Before we consider the weak and strong views, it is important to emphasise EC does not deny the brain is essential for cognition, only that itis part of a larger system – rather like an engine is essential for a car but does not explain the whole story.

Why form Representations and Simulations? – There’s a Whole World out There!
So what is the evidence for EC? A common source comes from research showing that what appears to be complex computation by the brain, is often a much simpler process which relies not on forming representations, but on the direct information from our environment at that particular time. Consider the Outfielder Problem. On a classic computational model, in order for an outfielder to be able to successfully catch the ball, they must (subconsciously) compute the trajectory of the ball in order to judge where it will land. However, it turns out this isn’t actually what we do [2]. A much simpler, explanation is prospective control. This involves coordinating one’s actions and responding appropriately to the information perceived. In other words catching the ball is achieved by aligning oneself such that the ball is perceived as moving in a straight line rather than a curve.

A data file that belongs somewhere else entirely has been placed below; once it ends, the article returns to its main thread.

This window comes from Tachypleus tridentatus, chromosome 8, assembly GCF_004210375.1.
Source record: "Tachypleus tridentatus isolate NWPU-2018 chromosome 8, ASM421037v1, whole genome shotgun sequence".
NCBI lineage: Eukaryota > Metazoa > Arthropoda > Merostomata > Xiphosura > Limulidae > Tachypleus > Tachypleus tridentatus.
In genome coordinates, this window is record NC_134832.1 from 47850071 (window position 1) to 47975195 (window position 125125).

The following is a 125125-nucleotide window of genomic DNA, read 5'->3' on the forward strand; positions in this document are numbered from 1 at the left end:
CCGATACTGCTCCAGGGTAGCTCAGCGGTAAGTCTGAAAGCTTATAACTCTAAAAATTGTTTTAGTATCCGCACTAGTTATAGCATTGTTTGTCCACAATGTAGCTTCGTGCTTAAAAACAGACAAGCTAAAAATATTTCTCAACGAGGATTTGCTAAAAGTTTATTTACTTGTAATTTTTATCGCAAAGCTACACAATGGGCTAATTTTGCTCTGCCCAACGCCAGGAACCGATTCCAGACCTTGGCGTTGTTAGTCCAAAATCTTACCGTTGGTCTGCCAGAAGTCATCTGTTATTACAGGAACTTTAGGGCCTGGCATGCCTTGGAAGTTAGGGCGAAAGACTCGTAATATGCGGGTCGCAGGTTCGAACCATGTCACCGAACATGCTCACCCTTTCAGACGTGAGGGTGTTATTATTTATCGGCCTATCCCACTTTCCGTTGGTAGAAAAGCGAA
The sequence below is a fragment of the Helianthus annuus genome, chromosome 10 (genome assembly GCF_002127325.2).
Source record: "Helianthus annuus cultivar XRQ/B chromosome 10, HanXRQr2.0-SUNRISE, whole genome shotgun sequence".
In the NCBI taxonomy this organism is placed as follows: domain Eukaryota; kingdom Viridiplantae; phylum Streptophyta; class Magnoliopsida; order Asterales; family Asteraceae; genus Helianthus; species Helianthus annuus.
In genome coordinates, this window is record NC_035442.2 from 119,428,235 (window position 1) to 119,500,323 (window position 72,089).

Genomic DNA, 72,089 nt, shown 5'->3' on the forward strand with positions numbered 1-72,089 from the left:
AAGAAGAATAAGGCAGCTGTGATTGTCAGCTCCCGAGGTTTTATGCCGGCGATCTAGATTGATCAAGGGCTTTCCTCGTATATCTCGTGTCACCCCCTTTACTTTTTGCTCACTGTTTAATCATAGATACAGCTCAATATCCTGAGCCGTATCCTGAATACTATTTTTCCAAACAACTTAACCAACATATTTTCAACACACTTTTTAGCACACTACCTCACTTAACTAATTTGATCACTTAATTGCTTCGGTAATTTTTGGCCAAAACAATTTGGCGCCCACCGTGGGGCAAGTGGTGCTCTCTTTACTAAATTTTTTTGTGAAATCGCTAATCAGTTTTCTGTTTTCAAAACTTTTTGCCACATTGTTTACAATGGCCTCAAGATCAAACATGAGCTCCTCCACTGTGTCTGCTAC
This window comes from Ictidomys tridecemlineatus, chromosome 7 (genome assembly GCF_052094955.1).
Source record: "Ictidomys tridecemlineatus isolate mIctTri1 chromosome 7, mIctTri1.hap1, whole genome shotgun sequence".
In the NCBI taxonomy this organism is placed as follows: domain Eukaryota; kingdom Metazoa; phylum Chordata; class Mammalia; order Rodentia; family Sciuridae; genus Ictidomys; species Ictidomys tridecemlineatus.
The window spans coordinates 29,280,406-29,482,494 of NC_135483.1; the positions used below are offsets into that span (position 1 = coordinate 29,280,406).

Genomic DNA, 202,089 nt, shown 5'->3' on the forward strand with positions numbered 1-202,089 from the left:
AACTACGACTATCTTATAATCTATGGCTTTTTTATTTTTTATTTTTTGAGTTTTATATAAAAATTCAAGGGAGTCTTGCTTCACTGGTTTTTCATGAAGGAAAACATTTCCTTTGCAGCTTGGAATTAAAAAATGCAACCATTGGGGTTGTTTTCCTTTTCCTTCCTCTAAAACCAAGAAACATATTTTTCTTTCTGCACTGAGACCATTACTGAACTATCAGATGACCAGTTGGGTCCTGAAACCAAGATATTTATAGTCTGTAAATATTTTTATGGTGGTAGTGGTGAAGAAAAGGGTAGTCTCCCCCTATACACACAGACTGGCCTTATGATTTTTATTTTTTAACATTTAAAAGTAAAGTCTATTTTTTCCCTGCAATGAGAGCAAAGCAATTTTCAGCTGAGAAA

A further, perhaps simpler, example is judging depth perception. Rather than requiring symbolic representation, we can judge depth from our head movements which cause objects in the foreground to appear to move, relative to the background.

The point is that (in these examples at least) it is shown how we cognize without computation and that our cognition is strictly dependent on our direct perception, action and our response. There is no need to form an internal model which we then use to compute, when we can use the actual information directly perceived in real time.

The weak/strong divide
I would argue at this point there seems to be a divide between weak and strong versions. Weaker versions may argue this doesn’t necessarily challenge the classical approach entirely, rather it provides an extra tool or context for which cognition is to be understood. 

The problem is that whilst this kind of research provides good evidence based examples in favour of EC, there is also the equivalent evidence for a computational approach for other aspects of cognition, such as dead reckoning [3]. One challenge then, EC faces, is to give its own account of these sorts of cognition which seem to be adequately explained within a computational paradigm. Could it be possible that some aspects of cognition are computational whilst others are not?